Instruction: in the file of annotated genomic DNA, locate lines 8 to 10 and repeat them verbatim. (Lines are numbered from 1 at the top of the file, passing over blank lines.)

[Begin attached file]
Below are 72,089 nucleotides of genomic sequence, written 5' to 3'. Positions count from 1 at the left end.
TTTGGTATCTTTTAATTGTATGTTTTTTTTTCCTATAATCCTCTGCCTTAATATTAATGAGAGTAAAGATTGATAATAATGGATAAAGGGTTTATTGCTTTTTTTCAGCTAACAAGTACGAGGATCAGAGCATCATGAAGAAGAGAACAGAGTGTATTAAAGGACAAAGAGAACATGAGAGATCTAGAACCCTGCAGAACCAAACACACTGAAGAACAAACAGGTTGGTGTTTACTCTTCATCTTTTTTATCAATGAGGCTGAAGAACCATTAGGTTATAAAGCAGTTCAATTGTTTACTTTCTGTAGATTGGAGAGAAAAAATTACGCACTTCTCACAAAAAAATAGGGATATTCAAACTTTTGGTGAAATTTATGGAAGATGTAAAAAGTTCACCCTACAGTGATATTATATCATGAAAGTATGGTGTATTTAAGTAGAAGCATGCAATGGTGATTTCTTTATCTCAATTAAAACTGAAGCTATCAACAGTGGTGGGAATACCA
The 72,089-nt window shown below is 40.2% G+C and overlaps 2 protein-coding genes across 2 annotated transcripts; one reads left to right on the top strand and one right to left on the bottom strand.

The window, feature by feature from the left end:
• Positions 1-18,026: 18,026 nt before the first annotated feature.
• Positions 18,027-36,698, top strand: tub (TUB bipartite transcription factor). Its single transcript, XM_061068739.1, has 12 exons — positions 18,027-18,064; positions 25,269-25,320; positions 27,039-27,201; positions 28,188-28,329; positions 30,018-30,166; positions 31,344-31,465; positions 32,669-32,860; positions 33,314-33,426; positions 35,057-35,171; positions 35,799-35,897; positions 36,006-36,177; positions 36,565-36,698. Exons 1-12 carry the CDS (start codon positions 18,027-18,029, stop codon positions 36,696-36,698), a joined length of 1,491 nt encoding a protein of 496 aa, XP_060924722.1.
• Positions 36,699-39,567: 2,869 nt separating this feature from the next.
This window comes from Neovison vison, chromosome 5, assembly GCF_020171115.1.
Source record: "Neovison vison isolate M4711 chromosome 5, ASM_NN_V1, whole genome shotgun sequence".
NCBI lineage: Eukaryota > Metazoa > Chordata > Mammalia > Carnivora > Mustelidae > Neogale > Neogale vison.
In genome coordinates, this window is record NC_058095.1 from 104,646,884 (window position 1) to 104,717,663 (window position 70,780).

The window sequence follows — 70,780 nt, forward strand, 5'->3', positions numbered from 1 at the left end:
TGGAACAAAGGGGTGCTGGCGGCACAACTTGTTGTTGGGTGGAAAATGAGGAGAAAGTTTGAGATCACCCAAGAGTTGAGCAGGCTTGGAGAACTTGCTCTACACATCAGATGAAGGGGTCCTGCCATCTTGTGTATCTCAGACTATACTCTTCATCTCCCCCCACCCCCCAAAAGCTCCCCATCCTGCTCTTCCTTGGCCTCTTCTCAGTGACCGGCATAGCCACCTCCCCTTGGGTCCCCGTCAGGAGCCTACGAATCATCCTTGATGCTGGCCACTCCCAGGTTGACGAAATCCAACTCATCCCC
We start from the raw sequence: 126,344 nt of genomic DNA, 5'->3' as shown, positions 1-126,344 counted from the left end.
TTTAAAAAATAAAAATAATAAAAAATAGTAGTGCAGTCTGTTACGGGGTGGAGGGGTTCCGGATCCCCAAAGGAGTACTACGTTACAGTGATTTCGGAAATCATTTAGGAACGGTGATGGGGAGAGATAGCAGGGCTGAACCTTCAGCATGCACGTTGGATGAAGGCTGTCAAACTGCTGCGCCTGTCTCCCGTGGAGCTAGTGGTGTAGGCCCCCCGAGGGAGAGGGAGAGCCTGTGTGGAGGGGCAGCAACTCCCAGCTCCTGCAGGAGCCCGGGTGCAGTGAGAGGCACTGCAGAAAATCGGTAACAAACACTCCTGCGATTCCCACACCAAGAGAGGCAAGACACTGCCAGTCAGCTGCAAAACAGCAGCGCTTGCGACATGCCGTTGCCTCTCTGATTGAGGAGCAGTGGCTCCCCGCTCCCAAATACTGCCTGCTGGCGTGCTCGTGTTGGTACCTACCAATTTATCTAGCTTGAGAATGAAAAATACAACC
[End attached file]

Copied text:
This window comes from Neovison vison, chromosome 5, assembly GCF_020171115.1.
Source record: "Neovison vison isolate M4711 chromosome 5, ASM_NN_V1, whole genome shotgun sequence".
NCBI lineage: Eukaryota > Metazoa > Chordata > Mammalia > Carnivora > Mustelidae > Neogale > Neogale vison.